Marx once wrote that it is essential to educate the educator. Of late, educators have done quite well all on their own.
Every economic crisis brings in its wake a wholesale reordering of society. The Great Recession of 2008, no matter how mild in comparison to past upheavals, has altered the world in ways unanticipated just a decade ago.
For reasons somewhat unclear, liberal democracy, when pushed to its logical extension in terms of actual, and not just hypothetical, equal rights for all, also generates social forces that call for its own curtailment.
Gary Roth reviews two timely and important booksJason E. Smiths Smart Machines and Service Work: Automation in an Age of Stagnation and Aaron Benanavs Automation and the Future of Work.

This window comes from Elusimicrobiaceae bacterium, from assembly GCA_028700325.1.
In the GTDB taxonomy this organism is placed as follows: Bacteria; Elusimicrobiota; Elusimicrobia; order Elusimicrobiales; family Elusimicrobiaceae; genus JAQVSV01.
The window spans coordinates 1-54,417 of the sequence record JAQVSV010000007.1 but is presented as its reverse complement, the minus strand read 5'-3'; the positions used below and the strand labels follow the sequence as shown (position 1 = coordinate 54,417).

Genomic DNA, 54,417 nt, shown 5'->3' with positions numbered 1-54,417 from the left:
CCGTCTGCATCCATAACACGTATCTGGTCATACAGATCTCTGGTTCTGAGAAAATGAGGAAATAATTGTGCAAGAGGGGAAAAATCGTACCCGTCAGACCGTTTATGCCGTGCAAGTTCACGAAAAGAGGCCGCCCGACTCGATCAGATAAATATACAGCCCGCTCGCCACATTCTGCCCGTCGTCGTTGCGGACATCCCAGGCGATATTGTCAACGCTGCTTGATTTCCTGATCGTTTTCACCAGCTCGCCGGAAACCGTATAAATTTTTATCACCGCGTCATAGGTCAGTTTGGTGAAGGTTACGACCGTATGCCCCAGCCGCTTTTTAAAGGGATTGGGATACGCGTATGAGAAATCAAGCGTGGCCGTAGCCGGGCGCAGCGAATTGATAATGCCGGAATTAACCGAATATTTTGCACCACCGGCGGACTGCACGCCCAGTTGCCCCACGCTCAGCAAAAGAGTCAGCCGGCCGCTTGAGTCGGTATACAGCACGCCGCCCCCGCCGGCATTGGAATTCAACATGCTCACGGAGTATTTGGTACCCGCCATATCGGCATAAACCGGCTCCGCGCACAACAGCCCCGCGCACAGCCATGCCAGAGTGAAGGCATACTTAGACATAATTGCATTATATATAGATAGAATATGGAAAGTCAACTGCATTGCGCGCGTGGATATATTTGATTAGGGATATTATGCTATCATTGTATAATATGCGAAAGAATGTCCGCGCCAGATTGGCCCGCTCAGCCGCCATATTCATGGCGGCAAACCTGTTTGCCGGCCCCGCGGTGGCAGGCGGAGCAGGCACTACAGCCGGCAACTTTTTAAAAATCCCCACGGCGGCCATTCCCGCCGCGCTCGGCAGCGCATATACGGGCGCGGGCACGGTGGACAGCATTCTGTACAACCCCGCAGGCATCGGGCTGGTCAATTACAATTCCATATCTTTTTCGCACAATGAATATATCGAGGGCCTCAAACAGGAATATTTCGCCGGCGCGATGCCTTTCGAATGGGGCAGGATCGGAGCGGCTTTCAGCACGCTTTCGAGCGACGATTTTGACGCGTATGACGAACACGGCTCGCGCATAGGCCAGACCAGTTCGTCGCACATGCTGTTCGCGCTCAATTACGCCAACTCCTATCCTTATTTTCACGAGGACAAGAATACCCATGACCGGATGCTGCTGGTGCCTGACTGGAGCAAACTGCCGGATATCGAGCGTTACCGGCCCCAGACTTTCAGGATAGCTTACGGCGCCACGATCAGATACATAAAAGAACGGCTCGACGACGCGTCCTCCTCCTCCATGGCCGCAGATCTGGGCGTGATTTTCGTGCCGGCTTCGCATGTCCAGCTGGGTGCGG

Your new book, The Age of Acquiescence (Little, Brown and Company, 2015), describes two major periods of wealth acquisition in the United Statesthe Gilded Age of the late 1800s and the current Age of Acquiescence.
During its heyday following World War II, a college education was a means to lift parts of the working class into a newly-defined middle class, no longer based on the occupations of the past but instead conceived in terms of education, home ownership, well-paid employment, and household consumption.